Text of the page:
bod The Recurrence of Infections

bod The Recurrence of Infections
8
Having replaced the onslaught of sharp edges that made up Limpid Fear with more dulcet tones and vocals, Nicholas Zhu has delivered a bod recording that can fairly be described as approachable. Perhaps even welcoming.
 
That is not meant to be a knock on Limpid Fear. Quite the contrary — its collage of avant-garde and other found sounds was one of this year's more beautiful messes. Zhu demonstrated not just advanced editing skills, he communicated an impressive vision that this new release expands upon.
 
What sets this one apart is its focus on "the quiet hours … between work and sleep." As that quote from the release's notes suggests, Zhu pulls from a decidedly late-night sound palette. Gently played piano combines with various ambient sounds. The aforementioned vocals — sometimes sung, other times spoken — are downright soothing, mostly.
 
The album's title track stretches almost 38 minutes and predictably, given its length, Zhu covers a lot of ground. But for all its range, the piece never feels disjointed or meandering. This is no small accomplishment given that certain segments are really quite jarring.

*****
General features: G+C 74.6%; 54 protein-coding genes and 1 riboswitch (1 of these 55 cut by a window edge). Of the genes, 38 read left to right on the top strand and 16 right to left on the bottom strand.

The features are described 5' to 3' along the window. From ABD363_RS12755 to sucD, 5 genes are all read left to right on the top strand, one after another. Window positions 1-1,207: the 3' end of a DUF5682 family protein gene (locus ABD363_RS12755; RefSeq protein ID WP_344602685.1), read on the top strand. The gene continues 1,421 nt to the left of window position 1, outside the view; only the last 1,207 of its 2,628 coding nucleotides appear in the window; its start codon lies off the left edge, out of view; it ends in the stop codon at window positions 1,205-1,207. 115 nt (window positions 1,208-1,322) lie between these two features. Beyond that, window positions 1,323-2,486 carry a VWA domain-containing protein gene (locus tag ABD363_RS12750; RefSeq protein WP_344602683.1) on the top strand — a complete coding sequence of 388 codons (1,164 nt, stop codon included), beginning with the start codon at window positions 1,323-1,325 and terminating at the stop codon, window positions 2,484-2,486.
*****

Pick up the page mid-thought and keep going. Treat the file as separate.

"Infection Supplement" follows in largely the same vein. At its centre is a spoken-word (or more accurately whispered) section — presumably Zhu's voice — paired with dated-sounding electronics. "This is where waiting begins," he reads. "Naked in my room alone. This is where sorrow begins. Desperate, breathing fast. This is where panic begins." Given all that's come before it, we're inclined to be more empathetic than disturbed.
 
The album wraps with two short remixes of "The Recurrence of Infections," one by Flora Yin-Wong and the other by M.D. James. Both add colour to the package without departing from Zhu's original. They also emphasize the plural reference in the album's title.
 
This isn't everyone's idea of a relaxing late-night listen. But there's no denying that Zhu is emerging as an important digital artist. (Danse Noire)